Furthermore, the Circular provides that in order to be able to control the risks (i.e., decision-making capacity), the company performing the intra-group financing transaction should comply with the following substance requirements:
a. The Luxembourg residence of the members of the board of directors' or managers' empowered to engage the entity in particular, the majority of board members should be Luxembourg resident or, if non-Luxembourg resident, should be taxable for at least 50% of their income (listed in the Circular) in Luxembourg;
b. The company should have qualified employees to control the performed transactions. However, the company could outsource some functions that do not have a significant impact on the control of the risks;
c. The fact that the entity is not considered as a tax resident of a foreign jurisdiction.
Transactions with no commercial rationale
The Circular provides that if one or several transactions cannot be observed between independent parties and no commercial rationale could be identified, then such transactions should be disregarded in order to comply with the arm’s length principle.
This is not the case if one or several transactions cannot be observed between independent parties, but a commercial rationale exists. In these cases arm’s length principle could very well be applicable.
Measure of simplification
The Circular provides for a measure of simplification should the following conditions be fulfilled:
It will be considered that such companies comply with the arm’s length principle if their remuneration corresponds to a return on the financed assets of at least 2% after taxes. The Luxembourg Tax Authorities reserve the right to regularly update this percentage based on a market analysis.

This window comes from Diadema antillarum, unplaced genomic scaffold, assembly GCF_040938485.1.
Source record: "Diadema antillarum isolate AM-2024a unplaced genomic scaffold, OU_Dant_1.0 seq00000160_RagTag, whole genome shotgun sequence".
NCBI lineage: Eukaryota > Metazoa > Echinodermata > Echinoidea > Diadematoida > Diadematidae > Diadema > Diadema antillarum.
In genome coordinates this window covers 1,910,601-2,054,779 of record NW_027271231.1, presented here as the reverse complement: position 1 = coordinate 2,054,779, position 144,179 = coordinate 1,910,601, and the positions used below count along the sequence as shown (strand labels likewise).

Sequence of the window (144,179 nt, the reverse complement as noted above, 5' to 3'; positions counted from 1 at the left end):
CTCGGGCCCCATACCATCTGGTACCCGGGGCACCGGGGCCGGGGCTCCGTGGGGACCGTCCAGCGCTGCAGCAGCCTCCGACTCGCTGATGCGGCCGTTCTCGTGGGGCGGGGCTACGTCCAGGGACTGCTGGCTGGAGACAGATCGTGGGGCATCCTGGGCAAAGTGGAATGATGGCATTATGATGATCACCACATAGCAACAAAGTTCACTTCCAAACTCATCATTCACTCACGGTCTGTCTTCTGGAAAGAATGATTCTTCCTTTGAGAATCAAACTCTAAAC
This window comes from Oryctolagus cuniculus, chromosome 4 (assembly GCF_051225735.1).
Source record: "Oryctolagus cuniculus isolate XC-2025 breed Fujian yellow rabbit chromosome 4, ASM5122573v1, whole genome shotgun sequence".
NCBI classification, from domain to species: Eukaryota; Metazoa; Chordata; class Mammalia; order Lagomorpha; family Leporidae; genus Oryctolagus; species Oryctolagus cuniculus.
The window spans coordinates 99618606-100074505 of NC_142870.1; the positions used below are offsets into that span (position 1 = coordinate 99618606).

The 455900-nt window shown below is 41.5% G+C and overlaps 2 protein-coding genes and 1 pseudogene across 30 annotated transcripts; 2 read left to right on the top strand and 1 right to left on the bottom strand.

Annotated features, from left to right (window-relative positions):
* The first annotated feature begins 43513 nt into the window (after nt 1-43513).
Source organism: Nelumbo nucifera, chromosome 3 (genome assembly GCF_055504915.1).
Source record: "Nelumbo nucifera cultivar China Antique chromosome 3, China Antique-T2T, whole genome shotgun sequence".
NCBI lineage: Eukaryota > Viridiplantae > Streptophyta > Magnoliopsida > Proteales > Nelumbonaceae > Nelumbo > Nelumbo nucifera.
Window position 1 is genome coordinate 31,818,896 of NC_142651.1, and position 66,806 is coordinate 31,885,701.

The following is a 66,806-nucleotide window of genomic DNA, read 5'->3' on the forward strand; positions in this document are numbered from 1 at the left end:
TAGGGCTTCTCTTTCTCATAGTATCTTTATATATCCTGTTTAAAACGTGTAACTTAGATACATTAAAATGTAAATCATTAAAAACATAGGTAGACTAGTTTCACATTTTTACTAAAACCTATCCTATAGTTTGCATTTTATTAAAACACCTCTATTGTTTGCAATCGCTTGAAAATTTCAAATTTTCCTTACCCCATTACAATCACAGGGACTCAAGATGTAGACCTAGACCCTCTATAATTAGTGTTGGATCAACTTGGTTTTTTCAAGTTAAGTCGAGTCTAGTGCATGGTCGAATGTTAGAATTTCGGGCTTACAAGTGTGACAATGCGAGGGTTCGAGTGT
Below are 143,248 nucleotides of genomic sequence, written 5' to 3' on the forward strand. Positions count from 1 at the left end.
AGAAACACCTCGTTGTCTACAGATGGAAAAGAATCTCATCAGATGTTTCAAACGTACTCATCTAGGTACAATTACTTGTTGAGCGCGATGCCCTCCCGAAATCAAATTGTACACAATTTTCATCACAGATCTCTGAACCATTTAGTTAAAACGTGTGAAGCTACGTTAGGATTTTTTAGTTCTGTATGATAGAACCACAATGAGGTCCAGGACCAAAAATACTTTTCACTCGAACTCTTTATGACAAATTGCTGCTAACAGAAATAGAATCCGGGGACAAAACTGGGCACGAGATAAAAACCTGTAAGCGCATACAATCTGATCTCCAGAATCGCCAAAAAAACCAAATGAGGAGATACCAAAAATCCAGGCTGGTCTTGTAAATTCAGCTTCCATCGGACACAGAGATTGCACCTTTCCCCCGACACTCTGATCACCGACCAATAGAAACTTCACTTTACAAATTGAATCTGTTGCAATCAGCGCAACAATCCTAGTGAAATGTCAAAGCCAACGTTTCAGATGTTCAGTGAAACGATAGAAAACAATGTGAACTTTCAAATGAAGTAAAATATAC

In order to opt in for this measure of simplification, companies will have to inform the Tax Authorities of such decision in their corporate tax return from the fiscal year 2017.
These cases will be subject to the information exchange process.
Advanced pricing agreements with the Tax Authorities
The Circular provides that it remains possible to obtain an advanced pricing agreement, based on the facts and circumstances of each case, if the conditions outlined in the Circular are respected.
The Circular specifies that any request for an advanced pricing agreement should contain at least the following information:
The Circular outlines that any advanced pricing agreement issued before the entry into force of article 56bis LITL should not be binding upon the Tax Authorities as from 1 January 2017, for the fiscal years following 2016.
KPMG Luxembourg proposes to perform a review of the previously filed advanced pricing agreements, as well as past defensive Transfer Pricing documentation, in light of this revised legal framework.
The information contained herein is of a general nature and is not intended to address the circumstances of any particular individual or entity. Although we endeavor to provide accurate and timely information, there can be no guarantee that such information is accurate as of the date it is received or that it will continue to be accurate in the future. No one should act on such information without appropriate professional advice after a thorough examination of the particular situation.